Blue and Gold Illustrated

June-July 2020

Blue & Gold Illustrated: America's Foremost Authority on Notre Dame Football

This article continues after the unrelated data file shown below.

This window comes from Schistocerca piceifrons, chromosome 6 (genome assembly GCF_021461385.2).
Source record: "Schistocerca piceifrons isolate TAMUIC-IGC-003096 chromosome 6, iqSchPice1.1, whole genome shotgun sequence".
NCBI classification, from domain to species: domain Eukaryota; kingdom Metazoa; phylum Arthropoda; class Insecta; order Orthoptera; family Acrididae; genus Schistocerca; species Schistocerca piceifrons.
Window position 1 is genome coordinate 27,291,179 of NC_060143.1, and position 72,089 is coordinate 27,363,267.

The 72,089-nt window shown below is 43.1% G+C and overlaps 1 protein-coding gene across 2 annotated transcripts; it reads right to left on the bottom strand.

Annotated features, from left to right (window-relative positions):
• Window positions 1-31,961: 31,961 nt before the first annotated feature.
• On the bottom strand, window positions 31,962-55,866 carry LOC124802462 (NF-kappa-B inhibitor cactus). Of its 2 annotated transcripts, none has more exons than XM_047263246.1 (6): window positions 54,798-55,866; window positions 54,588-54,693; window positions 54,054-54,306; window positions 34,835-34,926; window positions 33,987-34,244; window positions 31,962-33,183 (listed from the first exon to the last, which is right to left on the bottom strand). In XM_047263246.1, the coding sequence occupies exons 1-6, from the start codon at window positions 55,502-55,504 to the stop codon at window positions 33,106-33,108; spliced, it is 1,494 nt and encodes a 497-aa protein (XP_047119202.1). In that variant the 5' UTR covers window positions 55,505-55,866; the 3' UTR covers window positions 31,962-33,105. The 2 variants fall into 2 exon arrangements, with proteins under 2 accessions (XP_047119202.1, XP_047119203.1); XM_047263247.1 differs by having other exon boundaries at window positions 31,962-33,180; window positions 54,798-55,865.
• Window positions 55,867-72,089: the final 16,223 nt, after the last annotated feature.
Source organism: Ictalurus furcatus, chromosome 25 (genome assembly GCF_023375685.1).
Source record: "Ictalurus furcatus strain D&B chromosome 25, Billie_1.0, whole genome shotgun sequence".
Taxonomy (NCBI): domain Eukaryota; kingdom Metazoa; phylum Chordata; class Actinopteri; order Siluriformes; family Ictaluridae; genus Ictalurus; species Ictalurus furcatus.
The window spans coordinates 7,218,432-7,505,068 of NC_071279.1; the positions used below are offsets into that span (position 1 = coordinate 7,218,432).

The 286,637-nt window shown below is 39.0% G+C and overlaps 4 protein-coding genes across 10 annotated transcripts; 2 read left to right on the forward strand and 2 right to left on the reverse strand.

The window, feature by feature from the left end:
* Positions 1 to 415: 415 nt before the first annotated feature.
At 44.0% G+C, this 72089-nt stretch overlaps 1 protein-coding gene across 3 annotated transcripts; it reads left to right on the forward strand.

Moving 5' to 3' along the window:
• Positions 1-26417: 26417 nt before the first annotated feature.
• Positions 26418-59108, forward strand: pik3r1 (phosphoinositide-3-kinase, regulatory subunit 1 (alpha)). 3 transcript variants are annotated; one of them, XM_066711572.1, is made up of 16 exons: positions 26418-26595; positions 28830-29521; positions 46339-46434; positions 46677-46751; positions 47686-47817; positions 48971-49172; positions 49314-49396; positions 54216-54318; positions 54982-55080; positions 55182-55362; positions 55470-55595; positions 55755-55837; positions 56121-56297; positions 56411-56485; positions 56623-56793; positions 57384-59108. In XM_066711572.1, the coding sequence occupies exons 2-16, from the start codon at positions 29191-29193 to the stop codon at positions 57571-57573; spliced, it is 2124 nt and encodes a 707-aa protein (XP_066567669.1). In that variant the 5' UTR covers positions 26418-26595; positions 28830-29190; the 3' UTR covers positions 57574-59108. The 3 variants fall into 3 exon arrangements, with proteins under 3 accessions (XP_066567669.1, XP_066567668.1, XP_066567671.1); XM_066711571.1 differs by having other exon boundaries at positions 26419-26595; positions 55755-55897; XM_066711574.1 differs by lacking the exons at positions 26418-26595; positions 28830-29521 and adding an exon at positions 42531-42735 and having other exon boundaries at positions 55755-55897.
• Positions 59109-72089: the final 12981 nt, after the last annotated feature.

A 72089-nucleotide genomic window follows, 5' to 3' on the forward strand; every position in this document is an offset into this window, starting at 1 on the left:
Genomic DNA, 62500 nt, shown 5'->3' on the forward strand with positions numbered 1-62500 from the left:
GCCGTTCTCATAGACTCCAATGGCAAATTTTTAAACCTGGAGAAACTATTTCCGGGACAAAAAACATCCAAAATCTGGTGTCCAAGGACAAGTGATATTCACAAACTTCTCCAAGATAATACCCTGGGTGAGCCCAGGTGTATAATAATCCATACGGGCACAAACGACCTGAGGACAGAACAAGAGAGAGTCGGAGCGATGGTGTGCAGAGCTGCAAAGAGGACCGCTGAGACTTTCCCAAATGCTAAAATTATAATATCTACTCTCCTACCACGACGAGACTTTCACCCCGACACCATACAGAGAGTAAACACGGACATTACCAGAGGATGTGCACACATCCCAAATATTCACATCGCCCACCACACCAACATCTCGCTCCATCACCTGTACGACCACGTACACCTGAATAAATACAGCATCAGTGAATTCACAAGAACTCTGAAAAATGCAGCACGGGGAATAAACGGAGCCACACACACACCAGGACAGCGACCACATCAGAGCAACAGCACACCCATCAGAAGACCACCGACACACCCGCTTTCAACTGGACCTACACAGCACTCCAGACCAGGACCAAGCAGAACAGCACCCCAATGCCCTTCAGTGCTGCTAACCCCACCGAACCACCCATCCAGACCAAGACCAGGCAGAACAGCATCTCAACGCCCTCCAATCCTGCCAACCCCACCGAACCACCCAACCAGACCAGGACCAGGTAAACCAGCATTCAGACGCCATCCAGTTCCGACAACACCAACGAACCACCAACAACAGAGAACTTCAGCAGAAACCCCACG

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22 JUNE/JULY 2020 BLUE & GOLD ILLUSTRATED BY LOU SOMOGYI I f a college football season does oc- cur this fall, it likely still will not serve as a sign of returning to nor- malcy in this year of COVID-19. It would be anything but normal when it comes to logistics and after- shock tremors, especially if a second wave of the pandemic happens. For Notre Dame vice president and director of athletics Jack Swarbrick, this goes far beyond dealing with anything unexpected or having con- tingency options. "There will be great disparities that will be inevitable in this," Swarbrick stated during a May 5 Zoom session with the media. "The NCAA will do what it can, I think, to regulate. But you're still going to have circum- stances where schools aren't open, and others are. Or states haven't reopened, and some have. The bigger challenge for us is the consequence that will have on competing in the fall. "I'm not concerned about a com- petitive advantage or disadvantage. I accepted long ago in this pandemic that's a natural consequence. I have told our coaches over and over again do not focus on that issue. Focus on health — your health, the staff's health … most importantly our stu- dents. We'll go from there." There are several different layers to deal with, from different state regula- tions, varying school openings, for- mulating a schedule, etc., that create myriad complexities. All it takes is one member of the team to contract the virus that can gum the works and result in a new quarantine. "What's the [team] record conse- quence if someone deciding they can't play — or having a week where they can't play because of an out- break?" Swarbrick asked. Then there are the logistics still in- volved even if there is a go-ahead to start convening and engaging in workouts hopefully by July. With more than 100 players on a team — never mind support staff, coaches, student managers and train- ers — and gatherings of more than 50 people discouraged, if not prohib- ited, this creates numerous questions. "Do we need to do something differ- ent with our locker room?" Swarbrick continued. "Do we need to create ad- ditional space — taking the locker room we have now and maybe using our game-day locker room in the sta- dium for some students, and the one in our football building for others?" The same applies to the weight room. How many people can be al- lowed in at a certain time? A plan also needs to be put in at such a sweaty environment for constant cleaning, including the equipment. "Social distancing" has become perhaps the most popular new phrase in 2020 — yet football prac- tices involve inevitable contact among players, in addition to how coaches instruct them. It is all part of adjusting to another "new normal." "Do we approach practice differently in terms of the interaction during the course of practice?" Swarbrick said. As for game-day operation, the checklist to address is enormous. That likewise begins with what is best for the student-athletes and the overall student population. The player walk from the football offices to the stadium has become a popular tradition with thousands of people scrunched together to dem- onstrate their support to the team on that walk. "Can we do that in these circum- stances?" Swarbrick asked again. Much was made last year of Notre Dame ending a streak of stadium sellouts that dated back to 1974, but this year that topic is more irrelevant than ever. Instead of the listed capac- ity of 77,622, maybe about half that number might be more appropriate. And that's only part of the game-day operations that have to be evaluated. "What will the entries into the sta- dium look like?" Swarbrick continued. "How will we change concessions? … How do we also manage the lines?" What occurs outside the stadium is another layer to ponder. "Tailgating creates a much more challenging dynamic to control — to establish some regulations around having the safest environment you can," Swarbrick said. Everything begins with the student body, on the field and in the stands. "If our football team can play, our other students should be able to be in the stadium to watch them play," Swarbrick concluded. "First and foremost we'll focus on their safety." It is an "off season" of thought not experienced since World War II. ✦ The New Normal Potential 2020 football season could be unlike any other ever seen If football is able to be played this fall, everything — from locker rooms to practice to the pregame player walk — will need to be re-examined. PHOTO BY ANDRIS VISOCKIS

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